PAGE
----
This weak filter has a serious downside, however: It causes the abused, time after time, to blur the boundaries of good sense and to allow people who have sided with the abusers – and, indeed, the abusers themselves – to Limbo-dance back under the door of their lives.  Why? Because the filter is not strong enough to say, ‘They have wronged me. They can bugger off!’ Instead, they go into a melted huddle of self-doubt, thinking, ‘What if I have read this wrong? Why can’t friends like both of us?’

In a mutually-agreed divorce/split up, it is, I think, possible to remain on good terms with both parties because sides do not have to be taken: The relationship has just run its course. However, when a marital ending involves some form of abuse, sides cannot be avoided – and, in the end, it does come down to this : One person’s word against the other. In other words, people are being asked – however unfairly in their eyes – whether they believe that Person A was abused or whether they actually think he/she insane, demented, a Drama Queen/King and making it all up. There is no other alternative. There is no way of marrying (pun deliberate) these two starkly opposing viewpoints. There is no way of remaining on more than superficially good terms with both if one is a friend or member of the wider family. There is no way of remaining close to the abused on paper if you actually side with the abuser’s way of seeing him/her – and vice versa.

For too long we allow other people to tell us that we are wrong, that it is possible to avoid taking sides. Those who side with the abuser, and give the abused sparse and superficial engagement, do not count as true friends any more. Their decision to take the easy way out indicates, to me, that they never were strong foundation friends anyway.

An element of ambivalence is possible in many relationship breakdowns. It is easy to see, in other words, that both were at fault, both contributed to the problem. But abuse is far more black and white, isn’t it? Either Person A abused Person B or he/she did not and Person B is a deluded liar. The bottom line is this: Those who side with the abuser are tacitly saying that, in their view, the abused is lying, deluded, mentally ill and losing his/her marbles. Why the hell would anyone who has been abused want such people as friends, eh? Why the hell do so many people escaping abusive relationships delude themselves on this subject for so long?!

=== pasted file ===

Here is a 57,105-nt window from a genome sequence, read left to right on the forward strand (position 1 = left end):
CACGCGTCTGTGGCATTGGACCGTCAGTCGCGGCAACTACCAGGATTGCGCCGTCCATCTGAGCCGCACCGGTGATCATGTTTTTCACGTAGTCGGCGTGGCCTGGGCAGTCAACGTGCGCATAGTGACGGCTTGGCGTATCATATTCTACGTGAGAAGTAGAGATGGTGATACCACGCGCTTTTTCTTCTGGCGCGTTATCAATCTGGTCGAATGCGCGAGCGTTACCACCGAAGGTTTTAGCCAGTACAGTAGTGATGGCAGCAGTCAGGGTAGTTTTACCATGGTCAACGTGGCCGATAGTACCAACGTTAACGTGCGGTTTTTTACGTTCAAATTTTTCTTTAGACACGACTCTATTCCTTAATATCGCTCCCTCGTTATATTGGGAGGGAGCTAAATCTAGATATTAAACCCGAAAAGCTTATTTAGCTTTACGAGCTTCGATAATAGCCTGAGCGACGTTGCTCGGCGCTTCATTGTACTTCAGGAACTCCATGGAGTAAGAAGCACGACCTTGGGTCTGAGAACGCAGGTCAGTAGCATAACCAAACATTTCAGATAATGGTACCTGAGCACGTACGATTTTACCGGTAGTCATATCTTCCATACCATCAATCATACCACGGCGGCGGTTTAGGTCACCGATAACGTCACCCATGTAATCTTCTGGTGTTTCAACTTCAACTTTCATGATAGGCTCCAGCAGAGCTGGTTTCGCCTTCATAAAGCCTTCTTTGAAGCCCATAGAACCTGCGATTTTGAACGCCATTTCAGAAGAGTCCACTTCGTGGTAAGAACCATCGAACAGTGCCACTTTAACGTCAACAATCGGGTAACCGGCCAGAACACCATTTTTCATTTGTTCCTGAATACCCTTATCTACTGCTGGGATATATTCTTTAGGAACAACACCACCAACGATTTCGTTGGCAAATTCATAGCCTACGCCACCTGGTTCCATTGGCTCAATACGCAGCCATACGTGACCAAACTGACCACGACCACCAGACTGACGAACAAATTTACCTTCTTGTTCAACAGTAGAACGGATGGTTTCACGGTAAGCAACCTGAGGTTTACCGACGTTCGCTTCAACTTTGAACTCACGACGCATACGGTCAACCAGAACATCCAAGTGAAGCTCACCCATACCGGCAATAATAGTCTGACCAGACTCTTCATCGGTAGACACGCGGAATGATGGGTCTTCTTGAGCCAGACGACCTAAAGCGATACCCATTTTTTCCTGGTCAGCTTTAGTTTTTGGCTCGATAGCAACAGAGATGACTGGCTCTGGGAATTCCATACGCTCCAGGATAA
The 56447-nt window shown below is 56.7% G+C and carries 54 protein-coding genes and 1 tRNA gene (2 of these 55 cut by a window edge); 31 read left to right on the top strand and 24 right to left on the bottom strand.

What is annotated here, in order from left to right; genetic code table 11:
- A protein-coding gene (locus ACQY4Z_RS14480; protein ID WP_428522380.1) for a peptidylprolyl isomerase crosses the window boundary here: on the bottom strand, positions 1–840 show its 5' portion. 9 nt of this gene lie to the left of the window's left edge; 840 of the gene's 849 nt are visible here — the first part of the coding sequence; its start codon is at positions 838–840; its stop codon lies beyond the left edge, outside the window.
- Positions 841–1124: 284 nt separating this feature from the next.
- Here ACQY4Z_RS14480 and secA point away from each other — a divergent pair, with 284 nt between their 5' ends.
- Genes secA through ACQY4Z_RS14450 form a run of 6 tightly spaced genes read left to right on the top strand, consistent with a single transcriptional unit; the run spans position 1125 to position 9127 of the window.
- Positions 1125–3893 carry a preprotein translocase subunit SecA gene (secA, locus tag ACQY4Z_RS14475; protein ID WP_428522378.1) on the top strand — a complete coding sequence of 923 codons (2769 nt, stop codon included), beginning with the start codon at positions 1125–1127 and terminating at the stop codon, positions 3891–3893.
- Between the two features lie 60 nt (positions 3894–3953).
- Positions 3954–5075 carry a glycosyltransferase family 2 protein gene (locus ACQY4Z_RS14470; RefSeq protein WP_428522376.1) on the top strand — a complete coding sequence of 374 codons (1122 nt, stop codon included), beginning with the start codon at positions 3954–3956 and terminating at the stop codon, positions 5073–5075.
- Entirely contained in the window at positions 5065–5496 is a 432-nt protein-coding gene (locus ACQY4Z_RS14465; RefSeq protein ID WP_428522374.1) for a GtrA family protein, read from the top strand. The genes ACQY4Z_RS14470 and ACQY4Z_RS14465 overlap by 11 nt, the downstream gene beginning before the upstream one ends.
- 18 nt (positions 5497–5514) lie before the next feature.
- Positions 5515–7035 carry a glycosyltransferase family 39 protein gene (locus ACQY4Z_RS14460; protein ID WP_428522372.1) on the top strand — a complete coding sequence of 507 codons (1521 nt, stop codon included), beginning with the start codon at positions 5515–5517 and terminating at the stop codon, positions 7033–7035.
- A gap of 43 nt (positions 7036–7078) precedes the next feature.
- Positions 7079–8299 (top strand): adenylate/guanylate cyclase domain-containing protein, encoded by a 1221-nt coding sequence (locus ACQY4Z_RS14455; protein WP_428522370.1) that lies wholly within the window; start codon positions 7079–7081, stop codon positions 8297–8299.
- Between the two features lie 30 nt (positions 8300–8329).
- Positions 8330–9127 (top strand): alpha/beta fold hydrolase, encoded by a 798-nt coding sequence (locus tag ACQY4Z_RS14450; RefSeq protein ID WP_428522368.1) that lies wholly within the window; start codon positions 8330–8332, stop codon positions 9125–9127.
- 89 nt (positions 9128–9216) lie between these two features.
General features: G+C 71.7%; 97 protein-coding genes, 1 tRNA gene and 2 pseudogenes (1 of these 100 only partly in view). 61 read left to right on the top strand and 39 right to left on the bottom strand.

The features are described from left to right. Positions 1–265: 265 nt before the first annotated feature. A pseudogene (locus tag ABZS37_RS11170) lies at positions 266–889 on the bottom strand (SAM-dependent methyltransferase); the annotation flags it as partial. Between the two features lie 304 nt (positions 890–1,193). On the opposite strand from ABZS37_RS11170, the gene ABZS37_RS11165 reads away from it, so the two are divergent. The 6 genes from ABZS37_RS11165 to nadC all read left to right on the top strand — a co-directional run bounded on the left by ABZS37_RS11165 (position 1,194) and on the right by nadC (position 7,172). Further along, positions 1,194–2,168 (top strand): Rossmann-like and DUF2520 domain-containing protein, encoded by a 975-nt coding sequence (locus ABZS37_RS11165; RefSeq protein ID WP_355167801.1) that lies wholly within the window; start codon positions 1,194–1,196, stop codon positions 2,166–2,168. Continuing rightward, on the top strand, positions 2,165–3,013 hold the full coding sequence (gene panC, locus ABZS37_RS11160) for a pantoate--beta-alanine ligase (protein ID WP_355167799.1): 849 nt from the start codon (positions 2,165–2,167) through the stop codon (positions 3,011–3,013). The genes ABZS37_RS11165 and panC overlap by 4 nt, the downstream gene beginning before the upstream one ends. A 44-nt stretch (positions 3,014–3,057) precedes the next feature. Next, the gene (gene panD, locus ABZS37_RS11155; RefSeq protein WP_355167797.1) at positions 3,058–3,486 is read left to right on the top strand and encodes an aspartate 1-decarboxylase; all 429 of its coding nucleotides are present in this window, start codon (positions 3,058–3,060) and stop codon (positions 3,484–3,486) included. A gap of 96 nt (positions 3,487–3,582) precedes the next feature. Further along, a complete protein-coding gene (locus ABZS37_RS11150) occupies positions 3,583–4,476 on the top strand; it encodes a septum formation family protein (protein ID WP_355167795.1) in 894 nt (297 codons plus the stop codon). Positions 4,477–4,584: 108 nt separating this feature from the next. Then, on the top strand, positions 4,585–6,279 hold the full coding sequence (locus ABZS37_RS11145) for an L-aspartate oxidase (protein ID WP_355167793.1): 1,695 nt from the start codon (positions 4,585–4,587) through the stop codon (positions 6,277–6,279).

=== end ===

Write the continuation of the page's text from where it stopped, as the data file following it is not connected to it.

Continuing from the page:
The last thing I want to say is this – and it is stark: All abusers claim that they were provoked and will often warn their prey, ‘Don’t provoke me or else!’ But don’t we, as sentient human beings, have a duty to control our tempers where possible – and to admit that we are in the wrong when we lash out at another?

Condoning abuse because you want to believe that the abuser is incapable of such behaviour is still an act of implicit permission and approval. It is the kind of attitude which, all over the world, allows abuse and worse to continue. It is saying that it’s acceptable to behave in cruel, controlling – and, in some cases, violent – ways – or, perhaps even worse, that certain sections of society (women, children, people of different colour, belief and sexual orientation) deserve such treatment because of who, and what, they are.

It terrifies me to think that there is, apparently, this inherent and unspoken carte blanche at work in our world: That somehow it is acceptable to make abusive comments, or launch unprovoked attacks, upon the LGTB community, women, people whose religious beliefs do not accord with our own. That, in some sick and twisted way, this does not count as bona fide abuse and is seen, by some, as just desserts. That, to belong to a certain sub-section of society is reason enough to be attacked. That blame is cast upon a whole religion, or nation, for a war that happened a thousand years ago. And, finally, that the ultimate provocation is triggered by who or what you are rather than anything you have said or done.

As long as we, corporately and individually, are fudging this issue, and saying, ‘That’s not really abusive because he/she/it deserved it…’ we will continue to allow abusers into our homes, schools, churches, workplaces and positions of extreme authority. As long as we see charm of manner and good looks as proof of decent character and integrity, we will miss the paedophiles who crawl into our children’s beds at dead of night. As long as we blame the abused and protect the abusive, the darkness will continue to grow. As long as we allow the weapon of ‘reasonable’ doubt to win, on the grounds of fear (of giving offence; of getting it wrong; of enraging the mighty and powerful), the current level of wide-spread abuse will continue to flourish and expand.

Abuse is abuse. Nothing warrants it. No provocation is sufficient excuse. It is wrong.

My Books: Conquering the fear of being thought pushy…